Over-the-Counter (OTC), Prescription, and Herbal Drugs Zack Miller Cody Handshaw
Topic of Discussion – OTC, Prescription, and Herbal drugs • Brief History • Define the category • List of Drugs contained in it • Patterns of Use • Pharmacology, Mechanisms of Action, Absorption and Elimination • Published beneficial medical uses • Potential for Dependence • Health Concerns/Overdose Potential • Summary Questions
Brief History • In 1906, the FDA (Food and Drug Administration) was established • Before this, most drugs were available without prescription • Alcohol, cocaine, marijuana, and opium were included in some OTC products without notification to the users • In 1938, Congress passed The Federal Food, Drug, and Cosmetic (FDC) Act which allowed the manufacturer to determine whether a drug was to be labeled prescription or nonprescription. • From this point on, drugs were classified as either prescription or OTC drugs • The FD&C act was passed in 1962 stating that OTC drugs were required to be both safe and effective.
Major OTC analgesic drugs • Four types of OTC analgesic drugs available to the public are Acetylsalicylic acid (aspirin), acetaminophen, ibuprofen, and naproxen. • Because each of these types has its benefits and hazards, recommended dosage levels should be observed, and anyone with specific health problems should be aware that analgesic drugs may be harmful.
Other major classes of OTC drugs • Two other classes of OTC drugs are notable for their popularity and their potential for misuse. • The first is the variety of sleep aids, with the active ingredient of either diphenhydramine or doxylaminesuccinate. • The second is the variety of cough-and-cold remedies that generally contain some combination of antihistamine and decongestant. • The recreational use of cough-and-cold remedies containing dextromethorphan (DM, DMX) is a continuing drug abuse problem.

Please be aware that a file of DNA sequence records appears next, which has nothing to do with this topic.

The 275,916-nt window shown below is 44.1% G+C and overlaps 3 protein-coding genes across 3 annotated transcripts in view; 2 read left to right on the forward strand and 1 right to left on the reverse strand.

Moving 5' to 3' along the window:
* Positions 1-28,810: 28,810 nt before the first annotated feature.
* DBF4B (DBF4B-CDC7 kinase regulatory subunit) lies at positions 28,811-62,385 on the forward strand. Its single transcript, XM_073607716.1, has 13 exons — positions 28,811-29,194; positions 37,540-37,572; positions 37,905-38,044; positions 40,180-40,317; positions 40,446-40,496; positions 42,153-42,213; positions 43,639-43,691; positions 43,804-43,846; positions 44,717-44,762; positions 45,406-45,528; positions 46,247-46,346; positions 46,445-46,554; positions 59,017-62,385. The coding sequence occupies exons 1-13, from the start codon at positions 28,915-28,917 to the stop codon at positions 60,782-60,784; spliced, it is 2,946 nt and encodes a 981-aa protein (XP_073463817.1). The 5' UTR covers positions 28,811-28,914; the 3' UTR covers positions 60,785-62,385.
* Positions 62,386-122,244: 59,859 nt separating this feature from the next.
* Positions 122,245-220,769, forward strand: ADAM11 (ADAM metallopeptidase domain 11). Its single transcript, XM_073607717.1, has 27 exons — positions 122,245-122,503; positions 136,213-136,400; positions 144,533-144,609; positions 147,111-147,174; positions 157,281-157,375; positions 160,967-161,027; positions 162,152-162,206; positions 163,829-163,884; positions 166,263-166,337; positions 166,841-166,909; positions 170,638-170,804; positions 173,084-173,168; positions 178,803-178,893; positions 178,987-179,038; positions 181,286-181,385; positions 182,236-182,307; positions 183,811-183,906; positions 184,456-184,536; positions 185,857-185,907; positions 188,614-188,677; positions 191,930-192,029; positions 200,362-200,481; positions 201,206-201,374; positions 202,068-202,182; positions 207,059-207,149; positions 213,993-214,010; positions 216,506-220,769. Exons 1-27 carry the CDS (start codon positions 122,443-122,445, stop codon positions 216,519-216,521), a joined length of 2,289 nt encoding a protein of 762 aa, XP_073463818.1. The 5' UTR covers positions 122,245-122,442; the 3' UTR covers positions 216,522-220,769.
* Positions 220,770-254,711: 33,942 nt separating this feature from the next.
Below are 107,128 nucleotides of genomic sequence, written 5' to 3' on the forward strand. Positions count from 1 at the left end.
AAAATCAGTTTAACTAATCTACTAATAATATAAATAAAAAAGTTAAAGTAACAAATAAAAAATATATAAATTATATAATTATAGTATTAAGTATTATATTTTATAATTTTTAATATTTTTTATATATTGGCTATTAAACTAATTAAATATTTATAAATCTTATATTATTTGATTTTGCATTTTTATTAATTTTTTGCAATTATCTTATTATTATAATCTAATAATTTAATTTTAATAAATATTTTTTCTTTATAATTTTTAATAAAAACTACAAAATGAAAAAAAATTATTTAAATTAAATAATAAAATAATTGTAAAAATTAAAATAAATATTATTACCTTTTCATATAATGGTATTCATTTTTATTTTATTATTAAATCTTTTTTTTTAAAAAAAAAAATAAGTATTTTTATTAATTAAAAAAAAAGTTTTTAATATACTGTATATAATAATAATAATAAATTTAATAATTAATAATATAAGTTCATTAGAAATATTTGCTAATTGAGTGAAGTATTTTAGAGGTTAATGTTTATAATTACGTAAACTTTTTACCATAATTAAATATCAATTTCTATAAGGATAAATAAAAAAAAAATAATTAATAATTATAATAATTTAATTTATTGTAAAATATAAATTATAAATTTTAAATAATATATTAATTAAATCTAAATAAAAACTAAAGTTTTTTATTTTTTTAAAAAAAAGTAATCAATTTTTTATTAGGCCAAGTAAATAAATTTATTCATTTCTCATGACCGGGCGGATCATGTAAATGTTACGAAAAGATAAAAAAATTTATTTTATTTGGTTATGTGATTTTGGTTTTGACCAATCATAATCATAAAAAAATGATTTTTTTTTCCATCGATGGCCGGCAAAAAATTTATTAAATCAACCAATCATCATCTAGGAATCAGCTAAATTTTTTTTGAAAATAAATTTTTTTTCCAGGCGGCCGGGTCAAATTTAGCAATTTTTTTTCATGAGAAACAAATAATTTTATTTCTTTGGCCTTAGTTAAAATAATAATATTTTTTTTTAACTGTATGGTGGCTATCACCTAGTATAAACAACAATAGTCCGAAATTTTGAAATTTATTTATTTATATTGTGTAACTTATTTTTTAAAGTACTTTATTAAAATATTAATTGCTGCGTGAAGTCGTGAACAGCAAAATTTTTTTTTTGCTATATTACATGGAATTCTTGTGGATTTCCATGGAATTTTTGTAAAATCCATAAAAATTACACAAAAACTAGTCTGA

Top 20 types of Prescription Drugs • Lipitor • Nexium • Plavix • AdvairDiskus • Seroquel • Alilify • Singulair • Actos • Enbrel • Epogen • Remicade • Crestor • Avastin • Neulasta • OxyCotin • Cymbalta • Effexor XR • Lexapro • Lovenox • Zyprexa
Symptoms of Overdosing on Rx OTC Cold and Cough Meds. • Blurred vision • Loss of physical coordination • Intense abdominal pain • Vomiting • Uncontrolled, violent muscle spasms • Irregular heartbeat • Delirium • Death
Medical Uses • OTC drugs are used to relieve pain, fever, and inflammation, relieve cold symptoms, allergy symptoms, diminish fatigue and drowsiness, promote sleep, relieve indigestion from rebound activity, constipation, diarrhea, heartburn, treat skin infections, assist breathing, promote oral hygiene, acne, infections, hair growth, and provide diet supplements
Health Concerns/Overdose Potential • These medicines are safe and effected when you follow the directions on the label and as directed by your healthcare professional. • However, sometimes it is easy to forget that OTC drugs are still drugs, and when used improperly (taking higher-than-recommended doses, using more frequently than directed, or combining with certain other legal or illegal substances), these drugs can produce a range of potentially damaging effects. • The long term harmful effects of OTC abuse can include brain damage, seizures, coma and even death if taken improperly.
Sources • http://www.drugabuse.gov/publications/drugfacts/prescription-over-counter-medications • http://pharmacy.about.com/od/TheDrugIndustry/a/Over-The-Counter-Medicines-Otc-Medicines.htm